effort in eliminating trafficking in persons, while other developed countries ranked as

Tier 1 have already complied with the standards.7 Trafficking in Persons Report 2001

pointed out that, “The Government of Japan does not yet fully meet the minimum

standards. […] There are allegations that some law enforcement units have been

reluctant to investigate reports of trafficking and that the Government has not been

aggressive in arresting and prosecuting suspected traffickers […] Victims are often

treated as criminals (prostitutes or illegal aliens) by the legal system because the

Government does not consider people who willingly enter for illegal work to be

trafficking victims.”8 It is reasonable to suppose that the report shows an objective

outline of the Japanese situation in human trafficking.



2- 2. C on di ti on s i n th e Vi ctim s’ Co un tri e s o f Orig in

         People called recruiters solicit women into sex work, who will then be

trafficked outside of their country of origin. Recruiters are said to be ordinary people,

such as neighbors, compatriot co-workers, or even the friends and acquaintances of the

victims own family. 9 They often pander to the circumstances of the victim’s family,

economic class and work. For example, they tell her that she can get a job in a factory

in Japan and the factory will provide her with clothing, food and housing. They also

say that she will earn over 100,000 yen (about 830 US dollars) a month with which she


                                                78
can send money and buy Japanese electrical appliances for her family. Moreover, they

tell her emphatically that she can pay off her travel expenses at her own pace.

          Brokers pay contingency fees to recruiters when the recruiters succeed in

persuading women into going to Japan and handing her over to the brokers. Brokers

are often members of criminal organizations, a drug trafficking groups, or matrimonial

agencies.



2- 3. C on di ti on s i n th e C oun tr ie s of Tr an si t

          Brokers in origin countries and transit countries collude with the brokers in

receiving countries to transfer women beyond national borders. Brokers in the origin

and transit countries arrange the victim’s passport and airline ticket, and then replace

her passport with a different person’s passport or a false passport mid-flight in order

for her to more easily pass her immigration examination.10 In some cases, brokers

coach the women in how to respond to the immigration officers. Brokers in the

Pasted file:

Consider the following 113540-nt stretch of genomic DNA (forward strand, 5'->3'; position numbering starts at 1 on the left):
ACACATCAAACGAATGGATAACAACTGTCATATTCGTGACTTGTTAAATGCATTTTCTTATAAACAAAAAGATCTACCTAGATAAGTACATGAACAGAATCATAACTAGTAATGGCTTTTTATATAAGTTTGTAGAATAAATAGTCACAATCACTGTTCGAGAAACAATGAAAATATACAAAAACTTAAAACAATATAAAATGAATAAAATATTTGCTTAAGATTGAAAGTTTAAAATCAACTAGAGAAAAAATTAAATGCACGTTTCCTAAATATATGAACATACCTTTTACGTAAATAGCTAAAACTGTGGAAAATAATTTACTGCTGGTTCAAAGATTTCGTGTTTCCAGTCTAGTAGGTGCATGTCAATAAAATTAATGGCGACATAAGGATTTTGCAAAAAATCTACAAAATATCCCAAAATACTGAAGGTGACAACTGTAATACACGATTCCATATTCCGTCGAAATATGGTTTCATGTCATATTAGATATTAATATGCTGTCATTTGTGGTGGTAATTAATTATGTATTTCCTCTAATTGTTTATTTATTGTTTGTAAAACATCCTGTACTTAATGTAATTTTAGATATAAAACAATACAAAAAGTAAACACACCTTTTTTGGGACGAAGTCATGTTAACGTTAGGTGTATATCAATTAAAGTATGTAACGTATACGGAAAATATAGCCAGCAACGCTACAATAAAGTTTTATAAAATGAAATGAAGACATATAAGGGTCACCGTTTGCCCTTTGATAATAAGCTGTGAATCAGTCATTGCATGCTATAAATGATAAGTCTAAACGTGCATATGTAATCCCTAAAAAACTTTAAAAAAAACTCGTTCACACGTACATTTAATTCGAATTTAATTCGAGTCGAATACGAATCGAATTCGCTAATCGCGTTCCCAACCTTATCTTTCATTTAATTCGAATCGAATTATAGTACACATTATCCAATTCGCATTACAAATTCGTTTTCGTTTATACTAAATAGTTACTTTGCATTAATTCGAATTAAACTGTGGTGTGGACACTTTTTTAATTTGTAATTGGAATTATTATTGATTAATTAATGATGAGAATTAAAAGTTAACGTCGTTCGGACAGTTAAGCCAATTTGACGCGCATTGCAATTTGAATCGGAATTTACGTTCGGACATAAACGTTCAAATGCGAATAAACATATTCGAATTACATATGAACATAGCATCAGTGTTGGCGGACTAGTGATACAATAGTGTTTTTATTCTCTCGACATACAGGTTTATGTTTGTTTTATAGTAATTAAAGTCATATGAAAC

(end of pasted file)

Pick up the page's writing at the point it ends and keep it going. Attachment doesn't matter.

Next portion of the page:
receiving countries send a person to the airport to greet her. This greeter, who is often

of the same nationality and has a legitimate status of residency to relieve the victim,

brings her to the broker’s hideout.



2- 4. C on di ti on s i n Jap an

          Brokers sell women to managers of sexual businesses. The trade price of these

women is said to be from only 1.5 to 2 million yen (12,500 to 16,700 US dollars). The

manager will then cover the cost of the trade price by pimping the women.11 The

manager tells the women that they have incurred debt through their transportation

fees and that they must now engage in stripping and prostitution to pay off the debt.

The manager will often inflate her debt in order to exploit even more profit, i.e.,

claiming that he sends money to her family, or that she must pay a penalty fee for

behaving rudely in front of a customer. Even if she pays off her debt, the manager can

resell her to another manager and the cycle of exploitation continues.

          Victims of sexual violence are under severe physical pressure because they

hardly flee from the circle of sexual exploitation under the manager’s oversight. It is


                                                 79
said that there are three types of detention.12 In the first case, women are confined in

a remote location far from the city, and they are forced to engage in prostitution there.

It is seriously difficult to flee from this kind of detention because there is a lack of

access to public transportation, such as trains, buses or taxies. In the second case,

women are confined in a remote location far from the city and a man will bring the

woman to a hotel for prostitution, and then her manager will have her taken from the

hotel by taxi. The taxi companies are thought to be conspirators in the human

trafficking business. In the last case, women are tied down in a room of an apartment

near a bar in the city, and guards or surveillance cameras monitor their every

movement. In this case, they are forcibly taken from the apartment to the bar or a

hotel for the purpose of prostitution, and then they are sent back to the apartment by

taxi.

        Victims of sexual violence are also under severe psychological pressure. 13

Unable to speak Japanese (many of them have only elementary and secondary

educations) the women cannot inform other Japanese people of their desire to escape.

Moreover, they are skeptical about their chances of leaving Japan, with no passport, no

money, no transportation, or even any access to flight information. Furthermore, they

fear physical violence or retribution against their families, whose identity their